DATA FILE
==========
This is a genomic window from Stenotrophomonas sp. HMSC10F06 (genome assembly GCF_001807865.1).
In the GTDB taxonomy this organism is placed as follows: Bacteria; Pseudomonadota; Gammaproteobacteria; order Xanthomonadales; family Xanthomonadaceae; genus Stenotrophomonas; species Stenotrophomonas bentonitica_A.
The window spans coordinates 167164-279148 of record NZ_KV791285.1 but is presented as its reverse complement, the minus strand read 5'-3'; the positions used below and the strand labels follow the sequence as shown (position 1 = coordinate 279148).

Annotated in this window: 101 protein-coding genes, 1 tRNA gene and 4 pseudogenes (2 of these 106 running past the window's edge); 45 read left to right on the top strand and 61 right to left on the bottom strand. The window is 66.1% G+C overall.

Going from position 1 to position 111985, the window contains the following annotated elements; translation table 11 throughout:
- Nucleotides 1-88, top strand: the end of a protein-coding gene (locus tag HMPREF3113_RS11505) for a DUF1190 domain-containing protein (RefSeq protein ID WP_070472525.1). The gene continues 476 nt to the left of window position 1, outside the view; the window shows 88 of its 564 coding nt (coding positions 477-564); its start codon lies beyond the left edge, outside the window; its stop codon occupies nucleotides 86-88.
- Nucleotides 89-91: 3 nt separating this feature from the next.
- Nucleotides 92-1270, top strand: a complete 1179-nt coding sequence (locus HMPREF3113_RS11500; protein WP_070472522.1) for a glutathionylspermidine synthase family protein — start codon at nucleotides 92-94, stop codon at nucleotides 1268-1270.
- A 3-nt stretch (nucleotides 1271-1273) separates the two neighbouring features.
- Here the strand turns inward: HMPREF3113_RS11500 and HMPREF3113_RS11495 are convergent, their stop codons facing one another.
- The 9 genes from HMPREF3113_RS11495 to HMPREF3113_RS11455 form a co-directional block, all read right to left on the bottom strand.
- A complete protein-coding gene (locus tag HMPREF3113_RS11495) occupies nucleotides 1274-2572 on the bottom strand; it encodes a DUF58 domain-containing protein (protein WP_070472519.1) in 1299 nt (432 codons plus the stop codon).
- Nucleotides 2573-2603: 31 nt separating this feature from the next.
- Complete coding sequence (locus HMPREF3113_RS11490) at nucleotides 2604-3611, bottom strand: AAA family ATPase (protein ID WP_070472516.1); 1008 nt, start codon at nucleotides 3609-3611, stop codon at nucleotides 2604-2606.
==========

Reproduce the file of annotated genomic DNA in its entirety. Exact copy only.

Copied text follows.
This is a genomic window from Stenotrophomonas sp. HMSC10F06 (genome assembly GCF_001807865.1).
In the GTDB taxonomy this organism is placed as follows: Bacteria; Pseudomonadota; Gammaproteobacteria; order Xanthomonadales; family Xanthomonadaceae; genus Stenotrophomonas; species Stenotrophomonas bentonitica_A.
The window spans coordinates 167164-279148 of record NZ_KV791285.1 but is presented as its reverse complement, the minus strand read 5'-3'; the positions used below and the strand labels follow the sequence as shown (position 1 = coordinate 279148).

Annotated in this window: 101 protein-coding genes, 1 tRNA gene and 4 pseudogenes (2 of these 106 running past the window's edge); 45 read left to right on the top strand and 61 right to left on the bottom strand. The window is 66.1% G+C overall.

Going from position 1 to position 111985, the window contains the following annotated elements; translation table 11 throughout:
- Nucleotides 1-88, top strand: the end of a protein-coding gene (locus tag HMPREF3113_RS11505) for a DUF1190 domain-containing protein (RefSeq protein ID WP_070472525.1). The gene continues 476 nt to the left of window position 1, outside the view; the window shows 88 of its 564 coding nt (coding positions 477-564); its start codon lies beyond the left edge, outside the window; its stop codon occupies nucleotides 86-88.
- Nucleotides 89-91: 3 nt separating this feature from the next.
- Nucleotides 92-1270, top strand: a complete 1179-nt coding sequence (locus HMPREF3113_RS11500; protein WP_070472522.1) for a glutathionylspermidine synthase family protein — start codon at nucleotides 92-94, stop codon at nucleotides 1268-1270.
- A 3-nt stretch (nucleotides 1271-1273) separates the two neighbouring features.
- Here the strand turns inward: HMPREF3113_RS11500 and HMPREF3113_RS11495 are convergent, their stop codons facing one another.
- The 9 genes from HMPREF3113_RS11495 to HMPREF3113_RS11455 form a co-directional block, all read right to left on the bottom strand.
- A complete protein-coding gene (locus tag HMPREF3113_RS11495) occupies nucleotides 1274-2572 on the bottom strand; it encodes a DUF58 domain-containing protein (protein WP_070472519.1) in 1299 nt (432 codons plus the stop codon).
- Nucleotides 2573-2603: 31 nt separating this feature from the next.
- Complete coding sequence (locus HMPREF3113_RS11490) at nucleotides 2604-3611, bottom strand: AAA family ATPase (protein ID WP_070472516.1); 1008 nt, start codon at nucleotides 3609-3611, stop codon at nucleotides 2604-2606.